“We have grown and started to work together. I think it is just knowing that our teammates have our back.”

As one of the team’s more battle-tested players, Maser is speaking up more on the field this season.

“This year I would have to say I try to be more vocal and keep our team’s heads up,” said Maser.

“If we drop behind, it is not about us hanging our heads, it is about fighting back.”

The Tartans are fighting for a new leader this year as Kelsey O’Gorman has taken the helm of the program.

“That is an adjustment, it is definitely new,” added Maser, who had two goals as Stuart fell 17-7 to Princeton Day School last Thursday to move to 3-5 on the season.

“It is just like new plays, you have got to get used to our new coach’s style. She is all about us learning plays and working on consistency. We are definitely more in a routine and it is going to start looking up for us.”

With Stuart starting action in both the state Prep B tourney and Mercer County Tournament this week, Maser believes the Tartans are up for the challenge of postseason play. Stuart is seeded fourth in the Prep B competition and will host fifth-seeded Ranney School on April 29. In the MCT, the Tartans are seeded 12th and will play at No. 5 Princeton High in a first round contest.

“The focus going forward I would have to say is to have complete team unity from defense to offense,” said Maser.

“We need to work on our transition plays and once we get that down, we will be unstoppable.”

April 22, 2015
HANGING WITH HENDERSON: Princeton High baseball player Marcus Henderson chats with a teammate during a recent game. Last Wednesday, senior Henderson pitched superbly in a losing cause, giving up just six hits in a 1-0 loss to powerful Steinert. Building on its effort in that game, PHS went on to defeat WW/P-N 6-0 last Friday and then beat South Hunterdon 4-1 a day later. PHS, now 2-4, is scheduled to play at Notre Dame on April 22, at WW/P-N on April 24, at Lakewood on April 25 and at New Brunswick on April 27.(Photo by Frank Wojciechowski)

HANGING WITH HENDERSON: Princeton High baseball player Marcus Henderson chats with a teammate during a recent game. Last Wednesday, senior Henderson pitched superbly in a losing cause, giving up just six hits in a 1-0 loss to powerful Steinert. Building on its effort in that game, PHS went on to defeat WW/P-N 6-0 last Friday and then beat South Hunterdon 4-1 a day later. PHS, now 2-4, is scheduled to play at Notre Dame on April 22, at WW/P-N on April 24, at Lakewood on April 25 and at New Brunswick on April 27. (Photo by Frank Wojciechowski)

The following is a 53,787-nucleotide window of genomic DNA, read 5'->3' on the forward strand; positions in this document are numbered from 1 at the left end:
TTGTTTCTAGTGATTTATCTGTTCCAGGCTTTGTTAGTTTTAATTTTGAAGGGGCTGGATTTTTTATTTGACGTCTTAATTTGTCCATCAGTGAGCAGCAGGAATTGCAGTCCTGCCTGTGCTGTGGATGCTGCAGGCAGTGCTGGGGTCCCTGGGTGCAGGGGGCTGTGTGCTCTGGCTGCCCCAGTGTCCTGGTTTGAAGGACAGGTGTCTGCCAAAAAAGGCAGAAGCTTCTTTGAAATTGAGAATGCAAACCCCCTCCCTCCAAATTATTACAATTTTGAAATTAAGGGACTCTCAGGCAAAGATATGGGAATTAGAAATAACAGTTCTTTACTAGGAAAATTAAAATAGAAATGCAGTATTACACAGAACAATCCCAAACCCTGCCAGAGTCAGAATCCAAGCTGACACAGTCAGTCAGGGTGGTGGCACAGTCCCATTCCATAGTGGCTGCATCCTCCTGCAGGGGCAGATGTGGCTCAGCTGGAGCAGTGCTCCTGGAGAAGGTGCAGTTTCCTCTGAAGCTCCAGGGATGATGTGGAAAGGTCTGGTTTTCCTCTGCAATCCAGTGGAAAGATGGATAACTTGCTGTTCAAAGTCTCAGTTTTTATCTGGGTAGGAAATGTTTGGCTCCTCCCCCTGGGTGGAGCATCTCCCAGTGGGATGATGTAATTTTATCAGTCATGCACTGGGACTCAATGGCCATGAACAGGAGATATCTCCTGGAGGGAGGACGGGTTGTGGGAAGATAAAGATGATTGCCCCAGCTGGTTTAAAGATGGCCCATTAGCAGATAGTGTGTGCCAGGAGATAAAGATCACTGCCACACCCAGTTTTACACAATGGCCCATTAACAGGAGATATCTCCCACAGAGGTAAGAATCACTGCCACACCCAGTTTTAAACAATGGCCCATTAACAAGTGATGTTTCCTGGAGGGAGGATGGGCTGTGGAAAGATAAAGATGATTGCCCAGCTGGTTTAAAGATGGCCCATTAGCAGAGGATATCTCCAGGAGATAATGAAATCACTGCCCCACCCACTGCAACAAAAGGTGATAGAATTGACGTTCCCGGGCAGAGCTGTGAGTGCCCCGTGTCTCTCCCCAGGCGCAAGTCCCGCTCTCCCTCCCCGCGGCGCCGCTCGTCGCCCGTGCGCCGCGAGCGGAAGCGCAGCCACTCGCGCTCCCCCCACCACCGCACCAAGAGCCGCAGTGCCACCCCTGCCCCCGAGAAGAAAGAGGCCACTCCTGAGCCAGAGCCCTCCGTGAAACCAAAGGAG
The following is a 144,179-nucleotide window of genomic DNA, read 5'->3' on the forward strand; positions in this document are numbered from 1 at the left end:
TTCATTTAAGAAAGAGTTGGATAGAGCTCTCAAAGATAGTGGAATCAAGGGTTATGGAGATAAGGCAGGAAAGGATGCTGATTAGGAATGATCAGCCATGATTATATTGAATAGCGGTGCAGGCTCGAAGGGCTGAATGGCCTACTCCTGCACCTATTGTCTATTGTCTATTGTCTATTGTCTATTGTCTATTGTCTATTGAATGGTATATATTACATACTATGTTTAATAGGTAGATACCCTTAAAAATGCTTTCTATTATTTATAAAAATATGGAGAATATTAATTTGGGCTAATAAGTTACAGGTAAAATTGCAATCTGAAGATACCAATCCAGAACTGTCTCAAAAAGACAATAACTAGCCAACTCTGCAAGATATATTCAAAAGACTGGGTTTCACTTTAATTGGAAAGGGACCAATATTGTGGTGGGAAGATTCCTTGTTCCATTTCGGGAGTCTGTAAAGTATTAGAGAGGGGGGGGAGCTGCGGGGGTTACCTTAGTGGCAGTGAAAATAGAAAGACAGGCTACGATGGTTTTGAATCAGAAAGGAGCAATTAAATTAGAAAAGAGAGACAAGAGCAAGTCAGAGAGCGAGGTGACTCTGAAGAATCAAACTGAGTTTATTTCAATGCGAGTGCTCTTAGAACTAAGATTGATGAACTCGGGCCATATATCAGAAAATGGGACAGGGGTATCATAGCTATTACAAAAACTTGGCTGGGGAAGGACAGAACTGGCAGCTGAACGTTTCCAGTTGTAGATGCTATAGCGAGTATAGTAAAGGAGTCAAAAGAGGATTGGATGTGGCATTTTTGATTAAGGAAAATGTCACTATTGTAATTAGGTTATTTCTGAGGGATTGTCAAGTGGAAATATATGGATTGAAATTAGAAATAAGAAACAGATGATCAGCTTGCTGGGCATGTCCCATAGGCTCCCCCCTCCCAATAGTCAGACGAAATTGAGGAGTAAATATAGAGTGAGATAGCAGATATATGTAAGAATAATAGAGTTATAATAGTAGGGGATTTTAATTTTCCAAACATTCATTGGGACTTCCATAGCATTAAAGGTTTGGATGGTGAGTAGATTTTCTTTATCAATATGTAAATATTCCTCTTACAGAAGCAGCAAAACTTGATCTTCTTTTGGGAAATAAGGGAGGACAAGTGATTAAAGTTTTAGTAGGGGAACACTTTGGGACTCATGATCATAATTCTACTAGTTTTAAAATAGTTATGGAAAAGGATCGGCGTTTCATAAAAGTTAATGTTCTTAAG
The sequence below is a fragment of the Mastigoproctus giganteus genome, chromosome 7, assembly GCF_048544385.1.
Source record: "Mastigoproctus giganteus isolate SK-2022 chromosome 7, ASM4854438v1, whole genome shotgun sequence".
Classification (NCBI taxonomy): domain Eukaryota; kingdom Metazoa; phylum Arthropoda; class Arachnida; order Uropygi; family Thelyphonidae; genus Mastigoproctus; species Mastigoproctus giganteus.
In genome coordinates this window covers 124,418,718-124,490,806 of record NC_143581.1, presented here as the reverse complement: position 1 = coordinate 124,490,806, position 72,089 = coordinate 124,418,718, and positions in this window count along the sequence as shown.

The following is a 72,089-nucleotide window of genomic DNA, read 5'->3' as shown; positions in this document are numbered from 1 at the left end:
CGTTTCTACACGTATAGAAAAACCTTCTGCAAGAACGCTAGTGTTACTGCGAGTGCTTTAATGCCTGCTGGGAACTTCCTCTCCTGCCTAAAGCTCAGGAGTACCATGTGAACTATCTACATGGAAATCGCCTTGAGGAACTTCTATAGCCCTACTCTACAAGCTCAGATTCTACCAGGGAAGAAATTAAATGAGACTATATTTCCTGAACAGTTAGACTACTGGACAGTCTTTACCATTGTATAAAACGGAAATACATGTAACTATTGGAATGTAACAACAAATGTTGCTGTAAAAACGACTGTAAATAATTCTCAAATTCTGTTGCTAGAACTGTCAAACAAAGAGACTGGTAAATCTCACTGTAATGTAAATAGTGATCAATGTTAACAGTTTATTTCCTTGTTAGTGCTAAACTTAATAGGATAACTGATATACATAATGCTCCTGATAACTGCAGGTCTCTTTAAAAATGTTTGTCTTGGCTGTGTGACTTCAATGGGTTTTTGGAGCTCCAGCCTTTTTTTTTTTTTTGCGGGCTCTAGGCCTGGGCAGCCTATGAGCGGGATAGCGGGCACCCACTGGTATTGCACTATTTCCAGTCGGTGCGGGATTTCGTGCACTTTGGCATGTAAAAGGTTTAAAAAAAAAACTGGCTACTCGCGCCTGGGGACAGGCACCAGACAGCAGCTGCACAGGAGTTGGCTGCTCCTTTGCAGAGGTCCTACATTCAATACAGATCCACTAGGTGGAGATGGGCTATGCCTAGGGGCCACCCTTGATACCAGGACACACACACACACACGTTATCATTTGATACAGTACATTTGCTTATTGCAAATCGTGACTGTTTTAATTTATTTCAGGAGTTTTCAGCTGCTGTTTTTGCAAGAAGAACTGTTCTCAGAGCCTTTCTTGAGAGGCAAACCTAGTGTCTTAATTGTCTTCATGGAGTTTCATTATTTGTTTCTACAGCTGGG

Marcus Henderson had some butterflies bouncing around his stomach as he took the mound for the Princeton High baseball team last Wednesday against perennial power Steinert.

“I am not going to lie, I was nervous to be pitching against Steinert, a very good offensive team,” said senior Henderson, who was a JV player until this spring.

Henderson believed that he could negate Steinert’s offensive prowess by keeping it off balance.

“I know I am not an overpowering pitcher,” said Henderson. “I heard that they aren’t great at hitting off-speed pitches so that was helpful to me. I just had to keep it down and away and throw strikes.”

Overcoming his nerves, Henderson calmly executed his game plan, holding the Spartans to six hits in a tough 1-0 loss. “I had to have my teammates come through, I needed some of the great plays to keep me in this game,” said Henderson.

“I made some mistakes throwing, the ball was up and they made some great plays backing me up out there.”

For Henderson, the mound effort against Steinert was a great confidence builder.

“It really makes me want to go out there and throw again, knowing that I have a solid defense behind me that can make plays when I need them to,” said Henderson.

Moving up to varsity as a senior has been a good way for Henderson to culminate his PHS career.

“It is a great feeling, the whole atmosphere is different, down to the basics and the way the defense plays,” said Henderson.

PHS head coach Dave Roberts lauded Henderson for stepping up against Steinert.